Shrimp eyestalk ablation research among the finalists of Global Aquaculture Innovation Award
The work of postdoctoral researcher Simao Zacarias on eyestalk ablation in shrimp hatcheries suggests that the ablation of broodstock produces offspring that are more vulnerable to disease.
The work of postdoctoral researcher Simao Zacarias on eyestalk ablation in shrimp hatcheries was selected as one of three finalists for the Global Aquaculture Alliance’s annual Global Aquaculture Innovation Award.
Zacarias’ work focuses on a key animal welfare issue, the standard shrimp hatchery practice of unilateral eyestalk ablation to achieve higher egg production. Ablation has not only caught the attention of animal welfare advocates who are concerned about animal cruelty, but Zacarias notes that ablation of broodstock produces offspring that are more vulnerable to disease.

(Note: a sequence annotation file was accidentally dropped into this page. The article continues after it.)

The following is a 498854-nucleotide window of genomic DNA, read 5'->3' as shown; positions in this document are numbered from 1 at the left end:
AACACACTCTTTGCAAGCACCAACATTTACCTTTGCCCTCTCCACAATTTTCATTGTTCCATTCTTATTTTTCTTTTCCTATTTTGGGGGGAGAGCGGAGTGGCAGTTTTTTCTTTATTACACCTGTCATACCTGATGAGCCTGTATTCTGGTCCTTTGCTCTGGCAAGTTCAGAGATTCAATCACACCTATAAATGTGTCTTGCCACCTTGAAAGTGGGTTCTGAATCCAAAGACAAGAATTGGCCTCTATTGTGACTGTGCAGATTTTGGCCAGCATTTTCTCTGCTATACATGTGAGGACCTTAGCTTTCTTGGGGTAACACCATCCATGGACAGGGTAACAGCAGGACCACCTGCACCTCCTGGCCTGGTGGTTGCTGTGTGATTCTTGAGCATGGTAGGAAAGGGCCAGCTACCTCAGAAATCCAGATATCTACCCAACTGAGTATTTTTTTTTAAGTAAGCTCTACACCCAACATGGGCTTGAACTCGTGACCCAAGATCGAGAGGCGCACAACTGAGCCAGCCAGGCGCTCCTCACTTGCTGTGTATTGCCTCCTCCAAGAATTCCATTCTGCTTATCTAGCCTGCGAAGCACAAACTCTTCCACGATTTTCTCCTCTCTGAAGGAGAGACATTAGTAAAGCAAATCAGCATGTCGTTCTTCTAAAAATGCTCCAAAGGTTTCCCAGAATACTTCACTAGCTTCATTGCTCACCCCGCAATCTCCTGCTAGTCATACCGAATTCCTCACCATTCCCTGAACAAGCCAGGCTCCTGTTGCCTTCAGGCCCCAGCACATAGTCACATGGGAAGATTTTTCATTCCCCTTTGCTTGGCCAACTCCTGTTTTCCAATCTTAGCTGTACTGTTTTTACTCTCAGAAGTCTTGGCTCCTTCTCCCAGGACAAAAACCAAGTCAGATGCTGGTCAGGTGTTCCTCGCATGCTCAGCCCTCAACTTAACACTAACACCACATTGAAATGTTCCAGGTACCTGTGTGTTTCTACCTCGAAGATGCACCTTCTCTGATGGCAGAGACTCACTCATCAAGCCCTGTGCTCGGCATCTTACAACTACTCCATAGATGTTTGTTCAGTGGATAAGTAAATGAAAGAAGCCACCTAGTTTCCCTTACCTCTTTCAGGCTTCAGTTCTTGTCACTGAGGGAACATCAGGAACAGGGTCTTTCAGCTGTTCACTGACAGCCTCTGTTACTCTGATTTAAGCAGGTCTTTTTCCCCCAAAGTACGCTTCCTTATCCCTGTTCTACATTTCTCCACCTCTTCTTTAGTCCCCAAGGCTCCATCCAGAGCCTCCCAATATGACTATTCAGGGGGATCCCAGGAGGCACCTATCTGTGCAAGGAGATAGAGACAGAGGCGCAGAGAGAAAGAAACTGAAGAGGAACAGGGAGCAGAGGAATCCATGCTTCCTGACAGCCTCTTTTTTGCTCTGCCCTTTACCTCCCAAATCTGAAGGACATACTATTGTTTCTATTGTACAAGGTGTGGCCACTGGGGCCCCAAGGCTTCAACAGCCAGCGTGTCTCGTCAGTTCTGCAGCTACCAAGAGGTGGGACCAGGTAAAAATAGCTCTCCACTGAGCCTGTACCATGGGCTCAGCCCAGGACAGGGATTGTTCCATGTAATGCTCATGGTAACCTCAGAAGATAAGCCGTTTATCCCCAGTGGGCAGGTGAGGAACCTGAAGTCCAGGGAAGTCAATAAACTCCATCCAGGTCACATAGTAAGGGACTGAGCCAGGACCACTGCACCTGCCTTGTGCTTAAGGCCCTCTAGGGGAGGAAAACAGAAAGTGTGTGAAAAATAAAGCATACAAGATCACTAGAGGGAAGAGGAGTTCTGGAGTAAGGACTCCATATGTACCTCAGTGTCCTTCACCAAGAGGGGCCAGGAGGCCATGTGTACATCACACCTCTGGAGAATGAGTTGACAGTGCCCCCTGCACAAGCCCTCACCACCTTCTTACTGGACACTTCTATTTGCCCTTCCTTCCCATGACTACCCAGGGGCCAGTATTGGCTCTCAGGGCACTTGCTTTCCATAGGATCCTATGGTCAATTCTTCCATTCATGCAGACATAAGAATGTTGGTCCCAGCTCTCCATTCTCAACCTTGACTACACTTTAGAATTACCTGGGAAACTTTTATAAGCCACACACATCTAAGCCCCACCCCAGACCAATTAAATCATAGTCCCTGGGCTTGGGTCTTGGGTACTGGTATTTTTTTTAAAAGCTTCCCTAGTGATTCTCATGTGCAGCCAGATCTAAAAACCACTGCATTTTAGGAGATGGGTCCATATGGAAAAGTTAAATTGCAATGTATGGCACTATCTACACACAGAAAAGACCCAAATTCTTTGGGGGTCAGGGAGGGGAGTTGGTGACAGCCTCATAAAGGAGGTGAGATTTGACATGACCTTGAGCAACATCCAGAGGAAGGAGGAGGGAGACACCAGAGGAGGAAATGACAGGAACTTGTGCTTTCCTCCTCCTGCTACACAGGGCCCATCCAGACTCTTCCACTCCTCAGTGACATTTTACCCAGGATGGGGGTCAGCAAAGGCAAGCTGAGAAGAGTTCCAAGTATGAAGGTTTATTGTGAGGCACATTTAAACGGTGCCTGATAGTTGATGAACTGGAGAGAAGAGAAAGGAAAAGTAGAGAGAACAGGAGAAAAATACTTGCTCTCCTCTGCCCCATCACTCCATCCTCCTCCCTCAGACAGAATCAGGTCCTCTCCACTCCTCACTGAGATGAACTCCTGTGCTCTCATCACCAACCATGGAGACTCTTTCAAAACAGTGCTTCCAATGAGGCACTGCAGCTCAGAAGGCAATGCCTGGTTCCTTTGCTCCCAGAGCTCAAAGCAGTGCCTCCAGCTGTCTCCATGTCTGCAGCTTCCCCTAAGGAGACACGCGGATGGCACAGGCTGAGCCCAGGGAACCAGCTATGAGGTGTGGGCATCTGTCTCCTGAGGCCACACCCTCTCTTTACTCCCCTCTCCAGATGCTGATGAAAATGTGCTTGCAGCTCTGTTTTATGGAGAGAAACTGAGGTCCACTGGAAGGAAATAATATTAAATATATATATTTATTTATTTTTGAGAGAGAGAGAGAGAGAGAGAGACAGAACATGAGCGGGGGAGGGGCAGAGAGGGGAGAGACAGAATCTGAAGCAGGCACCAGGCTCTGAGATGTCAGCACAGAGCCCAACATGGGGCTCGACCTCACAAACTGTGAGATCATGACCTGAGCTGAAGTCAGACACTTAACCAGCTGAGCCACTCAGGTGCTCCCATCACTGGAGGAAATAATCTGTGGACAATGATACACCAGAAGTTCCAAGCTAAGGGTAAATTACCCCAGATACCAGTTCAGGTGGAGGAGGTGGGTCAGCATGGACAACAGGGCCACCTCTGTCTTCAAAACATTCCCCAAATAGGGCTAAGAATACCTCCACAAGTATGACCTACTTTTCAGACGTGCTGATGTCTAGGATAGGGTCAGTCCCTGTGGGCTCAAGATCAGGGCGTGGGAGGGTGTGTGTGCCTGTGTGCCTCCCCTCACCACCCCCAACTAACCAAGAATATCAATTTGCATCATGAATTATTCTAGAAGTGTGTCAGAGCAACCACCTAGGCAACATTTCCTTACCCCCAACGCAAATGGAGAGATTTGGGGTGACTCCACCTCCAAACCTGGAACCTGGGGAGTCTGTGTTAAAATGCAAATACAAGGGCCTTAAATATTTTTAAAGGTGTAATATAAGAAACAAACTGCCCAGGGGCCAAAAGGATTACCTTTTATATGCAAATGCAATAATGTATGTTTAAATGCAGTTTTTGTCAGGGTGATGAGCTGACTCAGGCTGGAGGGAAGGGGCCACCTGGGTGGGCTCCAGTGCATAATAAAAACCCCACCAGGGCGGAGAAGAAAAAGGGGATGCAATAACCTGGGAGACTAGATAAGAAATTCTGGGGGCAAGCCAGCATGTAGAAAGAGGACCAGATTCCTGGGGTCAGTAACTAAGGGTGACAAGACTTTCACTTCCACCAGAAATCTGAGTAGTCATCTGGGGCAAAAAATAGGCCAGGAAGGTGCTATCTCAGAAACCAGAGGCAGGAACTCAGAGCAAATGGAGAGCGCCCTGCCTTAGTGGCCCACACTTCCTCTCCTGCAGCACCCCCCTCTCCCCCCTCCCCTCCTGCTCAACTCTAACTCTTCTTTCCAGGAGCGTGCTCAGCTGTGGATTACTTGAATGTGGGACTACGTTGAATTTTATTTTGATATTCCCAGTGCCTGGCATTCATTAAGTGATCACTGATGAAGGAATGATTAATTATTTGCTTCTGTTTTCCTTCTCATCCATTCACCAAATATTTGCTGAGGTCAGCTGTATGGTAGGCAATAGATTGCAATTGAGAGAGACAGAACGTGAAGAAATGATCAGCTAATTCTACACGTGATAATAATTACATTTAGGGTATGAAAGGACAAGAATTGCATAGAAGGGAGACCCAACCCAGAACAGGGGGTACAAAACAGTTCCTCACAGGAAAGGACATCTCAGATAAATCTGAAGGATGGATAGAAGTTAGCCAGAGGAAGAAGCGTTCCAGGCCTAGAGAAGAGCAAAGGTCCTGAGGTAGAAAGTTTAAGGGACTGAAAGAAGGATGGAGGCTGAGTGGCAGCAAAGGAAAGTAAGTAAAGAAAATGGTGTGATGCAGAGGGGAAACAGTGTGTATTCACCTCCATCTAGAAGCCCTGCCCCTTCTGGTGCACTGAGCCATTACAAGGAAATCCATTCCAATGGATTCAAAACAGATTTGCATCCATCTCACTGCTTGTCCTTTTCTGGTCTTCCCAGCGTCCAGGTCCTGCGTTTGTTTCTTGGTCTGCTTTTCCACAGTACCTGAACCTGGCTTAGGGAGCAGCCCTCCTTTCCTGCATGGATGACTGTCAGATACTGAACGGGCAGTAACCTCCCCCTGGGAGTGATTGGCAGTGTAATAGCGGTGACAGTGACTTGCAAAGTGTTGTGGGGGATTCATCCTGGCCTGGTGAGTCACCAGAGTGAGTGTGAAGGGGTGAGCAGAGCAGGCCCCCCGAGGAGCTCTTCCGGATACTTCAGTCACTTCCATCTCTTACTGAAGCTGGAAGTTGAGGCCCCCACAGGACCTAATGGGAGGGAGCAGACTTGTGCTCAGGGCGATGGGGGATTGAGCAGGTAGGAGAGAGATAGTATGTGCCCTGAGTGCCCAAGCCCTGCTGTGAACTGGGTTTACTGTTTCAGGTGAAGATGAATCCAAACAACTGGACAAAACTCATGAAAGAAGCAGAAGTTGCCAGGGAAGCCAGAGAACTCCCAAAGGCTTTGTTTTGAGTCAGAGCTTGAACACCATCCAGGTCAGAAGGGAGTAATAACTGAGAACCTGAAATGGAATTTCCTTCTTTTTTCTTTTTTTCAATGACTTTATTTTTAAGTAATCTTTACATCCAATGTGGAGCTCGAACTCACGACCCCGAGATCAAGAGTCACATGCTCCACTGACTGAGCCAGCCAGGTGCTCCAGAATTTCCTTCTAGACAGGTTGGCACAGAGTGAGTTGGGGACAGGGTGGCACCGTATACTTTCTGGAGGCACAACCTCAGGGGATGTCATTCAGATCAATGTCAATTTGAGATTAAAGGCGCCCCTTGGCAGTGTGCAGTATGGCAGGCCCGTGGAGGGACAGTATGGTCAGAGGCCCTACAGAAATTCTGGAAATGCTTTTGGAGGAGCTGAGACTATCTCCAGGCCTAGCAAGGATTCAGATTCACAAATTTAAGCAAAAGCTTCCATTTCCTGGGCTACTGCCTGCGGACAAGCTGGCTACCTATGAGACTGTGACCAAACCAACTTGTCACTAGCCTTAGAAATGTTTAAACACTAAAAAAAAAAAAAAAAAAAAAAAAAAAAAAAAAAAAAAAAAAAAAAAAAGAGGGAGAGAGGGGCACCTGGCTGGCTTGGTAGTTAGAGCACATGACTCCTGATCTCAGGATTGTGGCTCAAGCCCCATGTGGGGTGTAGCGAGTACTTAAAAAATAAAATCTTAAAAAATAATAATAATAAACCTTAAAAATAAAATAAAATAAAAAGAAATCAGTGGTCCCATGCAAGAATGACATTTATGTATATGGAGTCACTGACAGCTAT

That’s crucial, given that perhaps the biggest challenge confronting the shrimp industry the past two decades has been disease. Based on evidence from his research in shrimp hatcheries in Honduras and Thailand, the University of Stirling researcher proved in laboratory testing that post-larvae and juveniles from non-ablated Pacific white shrimp broodstock showed higher survival rates when they were challenged with Acute Hepatopancreatic Necrosis Disease (AHPND, also known as Early Mortality Syndrome, or EMS) and White Spot Virus Disease (WSSV).
Moreover, Zacarias believes that by providing high-quality, nutritious feed to broodstock in their pre-maturation stage, shrimp farmers can achieve a similar egg production rate without resorting to eyestalk ablation.
GOAL finalists will present at GAA’s upcoming virtual GOAL 2020 conference to be held from October 5-8, 2020. More information here.
Photo source: Global Aquaculture Alliance.